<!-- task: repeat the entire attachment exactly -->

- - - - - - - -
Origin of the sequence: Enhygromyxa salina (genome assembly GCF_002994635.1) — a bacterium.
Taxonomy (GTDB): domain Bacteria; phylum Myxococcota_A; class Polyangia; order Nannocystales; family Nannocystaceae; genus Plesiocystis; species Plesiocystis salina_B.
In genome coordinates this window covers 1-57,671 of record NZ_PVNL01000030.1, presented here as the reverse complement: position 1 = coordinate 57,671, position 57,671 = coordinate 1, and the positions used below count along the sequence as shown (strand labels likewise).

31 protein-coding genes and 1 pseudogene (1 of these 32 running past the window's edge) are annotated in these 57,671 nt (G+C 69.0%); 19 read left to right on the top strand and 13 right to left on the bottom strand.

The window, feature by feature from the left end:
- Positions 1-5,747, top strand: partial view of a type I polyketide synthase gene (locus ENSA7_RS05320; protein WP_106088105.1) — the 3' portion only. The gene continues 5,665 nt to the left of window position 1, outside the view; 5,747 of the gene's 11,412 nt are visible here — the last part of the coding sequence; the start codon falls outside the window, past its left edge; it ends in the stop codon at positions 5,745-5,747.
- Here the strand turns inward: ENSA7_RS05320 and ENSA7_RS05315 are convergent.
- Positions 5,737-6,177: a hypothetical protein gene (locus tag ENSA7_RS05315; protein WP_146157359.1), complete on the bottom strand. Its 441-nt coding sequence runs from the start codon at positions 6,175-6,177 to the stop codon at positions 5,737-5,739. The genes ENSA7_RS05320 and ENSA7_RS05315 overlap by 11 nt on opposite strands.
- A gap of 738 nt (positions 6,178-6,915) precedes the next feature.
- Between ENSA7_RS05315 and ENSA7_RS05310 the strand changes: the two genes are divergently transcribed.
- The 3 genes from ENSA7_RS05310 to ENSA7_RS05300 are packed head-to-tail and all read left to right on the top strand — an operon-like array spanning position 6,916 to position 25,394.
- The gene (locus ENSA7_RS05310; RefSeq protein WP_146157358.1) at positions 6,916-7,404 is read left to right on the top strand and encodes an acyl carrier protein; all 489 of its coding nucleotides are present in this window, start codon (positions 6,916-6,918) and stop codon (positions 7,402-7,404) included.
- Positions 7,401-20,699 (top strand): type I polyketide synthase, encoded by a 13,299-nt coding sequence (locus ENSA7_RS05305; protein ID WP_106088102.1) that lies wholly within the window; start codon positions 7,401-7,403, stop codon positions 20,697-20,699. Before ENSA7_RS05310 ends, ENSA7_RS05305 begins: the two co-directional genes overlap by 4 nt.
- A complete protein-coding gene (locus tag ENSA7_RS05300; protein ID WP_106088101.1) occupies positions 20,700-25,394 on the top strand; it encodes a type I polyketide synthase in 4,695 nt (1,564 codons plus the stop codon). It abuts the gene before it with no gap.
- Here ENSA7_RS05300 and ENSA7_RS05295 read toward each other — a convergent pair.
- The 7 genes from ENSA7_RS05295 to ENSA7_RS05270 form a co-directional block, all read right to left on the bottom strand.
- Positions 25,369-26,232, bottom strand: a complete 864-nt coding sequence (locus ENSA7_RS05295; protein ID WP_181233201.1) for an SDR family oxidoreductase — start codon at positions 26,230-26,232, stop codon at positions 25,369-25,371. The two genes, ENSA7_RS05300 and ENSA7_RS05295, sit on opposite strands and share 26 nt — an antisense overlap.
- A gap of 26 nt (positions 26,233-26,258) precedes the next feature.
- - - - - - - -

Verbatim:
Origin of the sequence: Enhygromyxa salina (genome assembly GCF_002994635.1) — a bacterium.
Taxonomy (GTDB): domain Bacteria; phylum Myxococcota_A; class Polyangia; order Nannocystales; family Nannocystaceae; genus Plesiocystis; species Plesiocystis salina_B.
In genome coordinates this window covers 1-57,671 of record NZ_PVNL01000030.1, presented here as the reverse complement: position 1 = coordinate 57,671, position 57,671 = coordinate 1, and the positions used below count along the sequence as shown (strand labels likewise).

31 protein-coding genes and 1 pseudogene (1 of these 32 running past the window's edge) are annotated in these 57,671 nt (G+C 69.0%); 19 read left to right on the top strand and 13 right to left on the bottom strand.

The window, feature by feature from the left end:
- Positions 1-5,747, top strand: partial view of a type I polyketide synthase gene (locus ENSA7_RS05320; protein WP_106088105.1) — the 3' portion only. The gene continues 5,665 nt to the left of window position 1, outside the view; 5,747 of the gene's 11,412 nt are visible here — the last part of the coding sequence; the start codon falls outside the window, past its left edge; it ends in the stop codon at positions 5,745-5,747.
- Here the strand turns inward: ENSA7_RS05320 and ENSA7_RS05315 are convergent.
- Positions 5,737-6,177: a hypothetical protein gene (locus tag ENSA7_RS05315; protein WP_146157359.1), complete on the bottom strand. Its 441-nt coding sequence runs from the start codon at positions 6,175-6,177 to the stop codon at positions 5,737-5,739. The genes ENSA7_RS05320 and ENSA7_RS05315 overlap by 11 nt on opposite strands.
- A gap of 738 nt (positions 6,178-6,915) precedes the next feature.
- Between ENSA7_RS05315 and ENSA7_RS05310 the strand changes: the two genes are divergently transcribed.
- The 3 genes from ENSA7_RS05310 to ENSA7_RS05300 are packed head-to-tail and all read left to right on the top strand — an operon-like array spanning position 6,916 to position 25,394.
- The gene (locus ENSA7_RS05310; RefSeq protein WP_146157358.1) at positions 6,916-7,404 is read left to right on the top strand and encodes an acyl carrier protein; all 489 of its coding nucleotides are present in this window, start codon (positions 6,916-6,918) and stop codon (positions 7,402-7,404) included.
- Positions 7,401-20,699 (top strand): type I polyketide synthase, encoded by a 13,299-nt coding sequence (locus ENSA7_RS05305; protein ID WP_106088102.1) that lies wholly within the window; start codon positions 7,401-7,403, stop codon positions 20,697-20,699. Before ENSA7_RS05310 ends, ENSA7_RS05305 begins: the two co-directional genes overlap by 4 nt.
- A complete protein-coding gene (locus tag ENSA7_RS05300; protein ID WP_106088101.1) occupies positions 20,700-25,394 on the top strand; it encodes a type I polyketide synthase in 4,695 nt (1,564 codons plus the stop codon). It abuts the gene before it with no gap.
- Here ENSA7_RS05300 and ENSA7_RS05295 read toward each other — a convergent pair.
- The 7 genes from ENSA7_RS05295 to ENSA7_RS05270 form a co-directional block, all read right to left on the bottom strand.
- Positions 25,369-26,232, bottom strand: a complete 864-nt coding sequence (locus ENSA7_RS05295; protein ID WP_181233201.1) for an SDR family oxidoreductase — start codon at positions 26,230-26,232, stop codon at positions 25,369-25,371. The two genes, ENSA7_RS05300 and ENSA7_RS05295, sit on opposite strands and share 26 nt — an antisense overlap.
- A gap of 26 nt (positions 26,233-26,258) precedes the next feature.